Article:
Feb 23, 2018

The Lifespan of an Implant

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By Eileen Spatz

It’s funny how we can tune out a potential negative when we’ve made up our mind about something we want, preferring instead to focus on all the positive aspects.  When in consultation with a plastic surgeon to discuss plans to give your bustline a perky makeover, their sage words of advice regarding getting regular MRIs to check for ruptures might be met with fingers in the ears while singing la la la la la as the doctor is speaking truth.  He or she may mention the high probability that, once an implant is in place, future surgeries are likely to be needed at some point.  Ears plugged, la la la la la… Please don’t burst my bubble ‘cause I really, really want those new breasts.

Well speaking of bursting bubbles, it is a harsh fact that in the real world of breast implants, regardless of what a patient might want to believe, the devices may, indeed, rupture.  Depending on the type of implant, how long ago it was implanted, and life itself, most implants are not going to be a lifetime device that lasts for decades.  On average, breast implants last about ten years.  According to the American Society of Plastic Surgeons website, current day implants are designed to last a decade or more, with the possibility of a rupture occurring increasing each year by one percent.  This means that at the ten-year mark, there is a 90% chance your implant will be intact.

Pop Goes the Implant?
You may wonder what, pray tell, can possibly go awry with your wonderful, squishy new breast implants?  Both saline and silicone implants have a silicone outer shell.  This shell is not impervious to blunt trauma, puncture, or the normal wear or aging of the implant inside the body over time, potentially breaking it down and causing leakage.  

So how does one know if their breast implant has failed them?  In the case of saline-filled implants, it will quickly be made known that a rupture has occurred as the breast deflates and loses shape in short order.  The saline that is released will be absorbed into body tissue without event, but the implant will have to be removed and replaced to restore symmetry.

If it is a silicone-filled device, the aptly named “silent rupture” can stealthily leak the silicone into the surrounding fibrous tissue without knowledge.  This is why doctors recommend an MRI every two years, to check the overall integrity of the implant and to detect if a tiny leak may be present.  Subsequent changes in the breast size or shape, softening or hardening of the affected breast, pain or swelling in the breast, or lumps can indicate the need for surgical removal of the ruptured implant.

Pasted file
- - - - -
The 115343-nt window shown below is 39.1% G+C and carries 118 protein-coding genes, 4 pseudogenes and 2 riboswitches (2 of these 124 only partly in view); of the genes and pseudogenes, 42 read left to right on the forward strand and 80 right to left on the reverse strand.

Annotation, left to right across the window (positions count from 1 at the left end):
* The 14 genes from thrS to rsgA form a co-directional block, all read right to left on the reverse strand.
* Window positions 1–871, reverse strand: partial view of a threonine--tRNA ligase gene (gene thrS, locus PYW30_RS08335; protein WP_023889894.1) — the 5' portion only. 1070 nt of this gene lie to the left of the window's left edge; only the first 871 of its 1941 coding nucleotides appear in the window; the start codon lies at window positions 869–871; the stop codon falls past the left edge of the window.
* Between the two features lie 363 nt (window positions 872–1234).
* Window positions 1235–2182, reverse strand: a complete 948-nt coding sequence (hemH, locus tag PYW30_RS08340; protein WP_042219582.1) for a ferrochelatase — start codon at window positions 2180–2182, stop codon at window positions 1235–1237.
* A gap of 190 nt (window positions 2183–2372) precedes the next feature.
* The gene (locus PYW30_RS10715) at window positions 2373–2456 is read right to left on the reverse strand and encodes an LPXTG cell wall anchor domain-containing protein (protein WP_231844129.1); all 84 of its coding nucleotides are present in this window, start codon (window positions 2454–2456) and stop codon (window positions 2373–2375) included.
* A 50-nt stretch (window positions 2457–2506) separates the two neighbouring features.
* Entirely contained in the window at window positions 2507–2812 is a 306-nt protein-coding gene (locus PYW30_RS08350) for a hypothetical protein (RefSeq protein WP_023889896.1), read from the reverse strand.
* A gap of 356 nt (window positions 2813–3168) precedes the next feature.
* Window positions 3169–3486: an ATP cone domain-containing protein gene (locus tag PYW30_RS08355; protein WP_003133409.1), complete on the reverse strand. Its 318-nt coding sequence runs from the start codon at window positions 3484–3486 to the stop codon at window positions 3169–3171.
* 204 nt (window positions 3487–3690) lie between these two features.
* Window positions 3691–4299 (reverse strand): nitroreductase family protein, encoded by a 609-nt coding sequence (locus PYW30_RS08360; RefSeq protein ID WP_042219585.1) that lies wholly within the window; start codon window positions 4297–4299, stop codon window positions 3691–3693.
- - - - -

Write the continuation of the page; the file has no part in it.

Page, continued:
A new type of implant, just FDA approved in 2013, is the “form-stable” implant, affectionately nicknamed the gummy bear implant.  The form-stable implant is made of cohesive gel silicone and a thick, layered silicone outer shell.  The benefit to this new entry into the implant field is its cohesive nature, eliminating the risk of leaks.  However, the gummy bear implant has not yet been time-tested, so there may be other negatives that could offset that feature.

Other Signs of the End of the Road for an Implant
The good news is that some implants can last up to twenty-five years, if all goes well.  However, even if you are on the lucky side of the average lifespan for an implant that hasn’t ruptured, other issues can warrant the removal and replacement of the existing device.  Such issues that tend to creep up on the older implants may involve:

  • Capsular contracture.  In some women, scar tissue around the implant can develop, causing the implant to become hardened and even misshapen.
  • Rippling.  Over time breast the shell of the implants can ripple and show through the skin, especially saline filled implants in thin women.
  • Natural aging and body changes.  Weight gain or loss, skin losing elasticity, and hormone changes can significantly change the appearance of the breasts.
The best way to approach the idea of improving your shape with breast implants is realistically.  Unplug your ears and listen to the wise doctor describe the possible pitfalls involved in this cosmetic surgery option.   Hope for good luck and implant longevity, but plan for regular check ups and, if opting for regular silicone-filled implants, occasional MRIs to err on the side of caution.  

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